"We have a good time down there. I think that's good for all bullpens. Sometimes you're sitting down there for six or seven innings, so anything can happen. It's good to stay loose," Schroder said.  "At the same time you have to draw a line and know when you need to get in the game."

Without question, Schroder has brought the appropriate mental approach to the mound in his appearances this season.  As a reliever, he always faces uncertainty about whether he will be handed the ball on a given night.  However, Schroder has found that bringing a consistent mindset to the ballpark everyday is the key.

"You can pitch any night, you can pitch back-to-back nights, you never know.  You have the mind frame that you're going to pitch every night; at least I do.  For the most part, you have to approach every game like you're going to pitch, then that way there's no surprises when you get in there."

Last year, the Oklahoma native started the season in Harrisburg and was quickly promoted to Triple-A New Orleans.  While in New Orleans, Schroder showed no signs of stopping his ride to the majors.  He held a 2-1 record and a 1.52 ERA in 47 1/3 innings of work.

Those numbers prompted Washington to call up the 6-foot-3 reliever.  He made his major league debut on August 8 and stayed on the Nationals roster for the remainder of the season.  Schroder admitted that the heightened quality of play in the big leagues is hard to ignore.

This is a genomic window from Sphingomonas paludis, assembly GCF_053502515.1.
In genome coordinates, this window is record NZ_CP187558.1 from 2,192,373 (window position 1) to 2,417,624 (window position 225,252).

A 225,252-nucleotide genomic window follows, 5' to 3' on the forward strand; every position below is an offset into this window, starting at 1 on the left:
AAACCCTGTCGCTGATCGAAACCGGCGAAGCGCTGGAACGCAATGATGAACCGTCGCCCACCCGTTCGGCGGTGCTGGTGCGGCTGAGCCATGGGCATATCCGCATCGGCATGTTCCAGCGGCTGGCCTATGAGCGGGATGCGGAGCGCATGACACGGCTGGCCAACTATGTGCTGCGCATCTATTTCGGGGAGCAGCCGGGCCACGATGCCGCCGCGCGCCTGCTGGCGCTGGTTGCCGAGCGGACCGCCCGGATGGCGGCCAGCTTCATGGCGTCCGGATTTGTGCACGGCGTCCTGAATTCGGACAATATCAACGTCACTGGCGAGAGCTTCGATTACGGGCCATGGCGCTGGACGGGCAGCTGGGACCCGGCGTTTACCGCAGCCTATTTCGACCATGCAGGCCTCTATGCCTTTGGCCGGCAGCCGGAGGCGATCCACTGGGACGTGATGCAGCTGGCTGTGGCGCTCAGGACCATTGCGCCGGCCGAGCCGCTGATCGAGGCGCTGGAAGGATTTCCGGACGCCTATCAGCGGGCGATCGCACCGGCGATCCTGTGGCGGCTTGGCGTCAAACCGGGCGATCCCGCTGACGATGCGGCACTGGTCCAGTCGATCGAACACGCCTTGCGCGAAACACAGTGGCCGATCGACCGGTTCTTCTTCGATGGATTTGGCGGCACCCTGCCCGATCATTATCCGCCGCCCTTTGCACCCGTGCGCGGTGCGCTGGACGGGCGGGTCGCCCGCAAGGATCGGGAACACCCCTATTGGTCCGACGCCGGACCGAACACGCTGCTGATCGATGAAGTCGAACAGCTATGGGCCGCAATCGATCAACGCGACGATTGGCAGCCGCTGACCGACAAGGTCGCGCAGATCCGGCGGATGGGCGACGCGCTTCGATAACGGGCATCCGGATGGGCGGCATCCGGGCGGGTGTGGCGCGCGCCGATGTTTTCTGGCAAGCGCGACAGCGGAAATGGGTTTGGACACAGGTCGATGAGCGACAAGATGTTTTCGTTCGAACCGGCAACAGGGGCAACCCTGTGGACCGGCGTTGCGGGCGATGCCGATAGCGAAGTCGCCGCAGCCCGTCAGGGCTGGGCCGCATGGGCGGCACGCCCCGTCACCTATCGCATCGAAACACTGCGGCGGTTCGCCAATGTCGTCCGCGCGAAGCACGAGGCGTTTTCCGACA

"The players are better, the pitchers are better, everything's a little better as you go up, just as it is with every level coming up. They've got more discipline," Schroder said.  "At the same time, if you make your pitches in good spots, you're going to get them out. You can't be afraid of anybody, you've got to throw your game and do what you do and you'll be successful."

As the season winded down, the improvements in his mental approach and confidence level were evident.  Near the end of September, Schroder had a stretch of four straight appearances without allowing a hit or a run.

"I think it got a little better as it went on.  You know in the minor leagues, if you throw two nights in a row, you're probably going to get the night off.  But up there, you can throw three or four nights in a row. There's never a night off. I think it's more of a confidence thing.  The more you pitch there and the more you're successful, mentally you know you can do it and it's just a matter of trying to be consistent at it."

Schroder has pitched admirably for the Clippers, yet there are still areas in which he wishes to improve in while on the mound for Columbus.

"I'm trying to cut down my walks a little bit.  The main thing, I think, is my slider.  I've been working on it to change it a little bit over the off-season and it's working better for me this year.  If I can throw that slider consistently and keep it down, it'll be a big plus for me," Schroder said.

Considering that he has continued to show improvement, he could easily be one of several Clippers' relievers to see time with the Nationals this summer.  As a reliever, Schroder's appearances in games are typically productive, but fairly short-lived.  However, if Schroder keeps consistently playing well, his next stop at the majors will certainly be anything but short-lived.

Capitol Dugout Top Stories